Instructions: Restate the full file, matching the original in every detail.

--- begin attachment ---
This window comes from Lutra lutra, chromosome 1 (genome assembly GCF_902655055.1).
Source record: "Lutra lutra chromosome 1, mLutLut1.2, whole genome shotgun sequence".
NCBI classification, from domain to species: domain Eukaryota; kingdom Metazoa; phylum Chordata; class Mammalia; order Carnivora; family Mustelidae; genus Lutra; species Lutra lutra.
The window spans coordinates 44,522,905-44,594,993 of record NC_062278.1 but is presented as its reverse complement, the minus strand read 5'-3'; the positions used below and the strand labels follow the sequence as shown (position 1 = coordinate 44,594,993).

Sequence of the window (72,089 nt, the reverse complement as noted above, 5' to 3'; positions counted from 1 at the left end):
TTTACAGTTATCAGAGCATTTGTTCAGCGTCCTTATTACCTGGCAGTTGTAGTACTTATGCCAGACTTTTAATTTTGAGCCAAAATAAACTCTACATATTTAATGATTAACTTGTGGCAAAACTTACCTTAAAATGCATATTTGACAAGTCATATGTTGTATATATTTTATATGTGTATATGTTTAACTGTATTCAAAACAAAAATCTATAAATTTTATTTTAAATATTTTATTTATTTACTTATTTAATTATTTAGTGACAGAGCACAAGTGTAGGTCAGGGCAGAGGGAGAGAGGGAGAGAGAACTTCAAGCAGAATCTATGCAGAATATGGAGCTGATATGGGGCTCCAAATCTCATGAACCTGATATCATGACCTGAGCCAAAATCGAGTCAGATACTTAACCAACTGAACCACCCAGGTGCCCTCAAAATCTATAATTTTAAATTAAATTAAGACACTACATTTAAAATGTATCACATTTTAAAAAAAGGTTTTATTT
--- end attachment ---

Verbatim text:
This window comes from Lutra lutra, chromosome 1 (genome assembly GCF_902655055.1).
Source record: "Lutra lutra chromosome 1, mLutLut1.2, whole genome shotgun sequence".
NCBI classification, from domain to species: domain Eukaryota; kingdom Metazoa; phylum Chordata; class Mammalia; order Carnivora; family Mustelidae; genus Lutra; species Lutra lutra.
The window spans coordinates 44,522,905-44,594,993 of record NC_062278.1 but is presented as its reverse complement, the minus strand read 5'-3'; the positions used below and the strand labels follow the sequence as shown (position 1 = coordinate 44,594,993).

Sequence of the window (72,089 nt, the reverse complement as noted above, 5' to 3'; positions counted from 1 at the left end):
TTTACAGTTATCAGAGCATTTGTTCAGCGTCCTTATTACCTGGCAGTTGTAGTACTTATGCCAGACTTTTAATTTTGAGCCAAAATAAACTCTACATATTTAATGATTAACTTGTGGCAAAACTTACCTTAAAATGCATATTTGACAAGTCATATGTTGTATATATTTTATATGTGTATATGTTTAACTGTATTCAAAACAAAAATCTATAAATTTTATTTTAAATATTTTATTTATTTACTTATTTAATTATTTAGTGACAGAGCACAAGTGTAGGTCAGGGCAGAGGGAGAGAGGGAGAGAGAACTTCAAGCAGAATCTATGCAGAATATGGAGCTGATATGGGGCTCCAAATCTCATGAACCTGATATCATGACCTGAGCCAAAATCGAGTCAGATACTTAACCAACTGAACCACCCAGGTGCCCTCAAAATCTATAATTTTAAATTAAATTAAGACACTACATTTAAAATGTATCACATTTTAAAAAAAGGTTTTATTT